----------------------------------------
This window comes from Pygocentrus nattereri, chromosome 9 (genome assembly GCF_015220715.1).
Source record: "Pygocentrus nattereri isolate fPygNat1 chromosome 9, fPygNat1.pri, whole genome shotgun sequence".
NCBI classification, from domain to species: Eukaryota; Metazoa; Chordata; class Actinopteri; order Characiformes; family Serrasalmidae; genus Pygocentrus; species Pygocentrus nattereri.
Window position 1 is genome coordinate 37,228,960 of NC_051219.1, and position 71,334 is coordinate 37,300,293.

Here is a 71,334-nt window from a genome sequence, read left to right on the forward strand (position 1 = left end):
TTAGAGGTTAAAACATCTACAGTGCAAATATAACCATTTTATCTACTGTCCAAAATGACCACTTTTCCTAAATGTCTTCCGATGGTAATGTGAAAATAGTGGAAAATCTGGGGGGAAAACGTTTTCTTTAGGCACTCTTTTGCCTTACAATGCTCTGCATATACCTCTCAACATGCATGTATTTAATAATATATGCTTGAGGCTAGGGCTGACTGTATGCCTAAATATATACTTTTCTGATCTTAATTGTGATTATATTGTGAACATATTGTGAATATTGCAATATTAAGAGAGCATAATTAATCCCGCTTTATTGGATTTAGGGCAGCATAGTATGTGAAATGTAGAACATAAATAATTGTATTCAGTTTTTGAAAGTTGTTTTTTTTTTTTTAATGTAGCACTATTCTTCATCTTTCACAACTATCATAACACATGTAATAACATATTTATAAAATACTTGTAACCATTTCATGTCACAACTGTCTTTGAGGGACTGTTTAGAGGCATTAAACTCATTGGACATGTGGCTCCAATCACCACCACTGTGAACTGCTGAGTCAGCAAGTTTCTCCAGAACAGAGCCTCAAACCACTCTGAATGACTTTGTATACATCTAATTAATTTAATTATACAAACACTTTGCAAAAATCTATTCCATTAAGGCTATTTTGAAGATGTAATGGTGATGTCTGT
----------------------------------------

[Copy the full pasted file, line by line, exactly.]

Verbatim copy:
This window comes from Pygocentrus nattereri, chromosome 9 (genome assembly GCF_015220715.1).
Source record: "Pygocentrus nattereri isolate fPygNat1 chromosome 9, fPygNat1.pri, whole genome shotgun sequence".
NCBI classification, from domain to species: Eukaryota; Metazoa; Chordata; class Actinopteri; order Characiformes; family Serrasalmidae; genus Pygocentrus; species Pygocentrus nattereri.
Window position 1 is genome coordinate 37,228,960 of NC_051219.1, and position 71,334 is coordinate 37,300,293.

Here is a 71,334-nt window from a genome sequence, read left to right on the forward strand (position 1 = left end):
TTAGAGGTTAAAACATCTACAGTGCAAATATAACCATTTTATCTACTGTCCAAAATGACCACTTTTCCTAAATGTCTTCCGATGGTAATGTGAAAATAGTGGAAAATCTGGGGGGAAAACGTTTTCTTTAGGCACTCTTTTGCCTTACAATGCTCTGCATATACCTCTCAACATGCATGTATTTAATAATATATGCTTGAGGCTAGGGCTGACTGTATGCCTAAATATATACTTTTCTGATCTTAATTGTGATTATATTGTGAACATATTGTGAATATTGCAATATTAAGAGAGCATAATTAATCCCGCTTTATTGGATTTAGGGCAGCATAGTATGTGAAATGTAGAACATAAATAATTGTATTCAGTTTTTGAAAGTTGTTTTTTTTTTTTTAATGTAGCACTATTCTTCATCTTTCACAACTATCATAACACATGTAATAACATATTTATAAAATACTTGTAACCATTTCATGTCACAACTGTCTTTGAGGGACTGTTTAGAGGCATTAAACTCATTGGACATGTGGCTCCAATCACCACCACTGTGAACTGCTGAGTCAGCAAGTTTCTCCAGAACAGAGCCTCAAACCACTCTGAATGACTTTGTATACATCTAATTAATTTAATTATACAAACACTTTGCAAAAATCTATTCCATTAAGGCTATTTTGAAGATGTAATGGTGATGTCTGT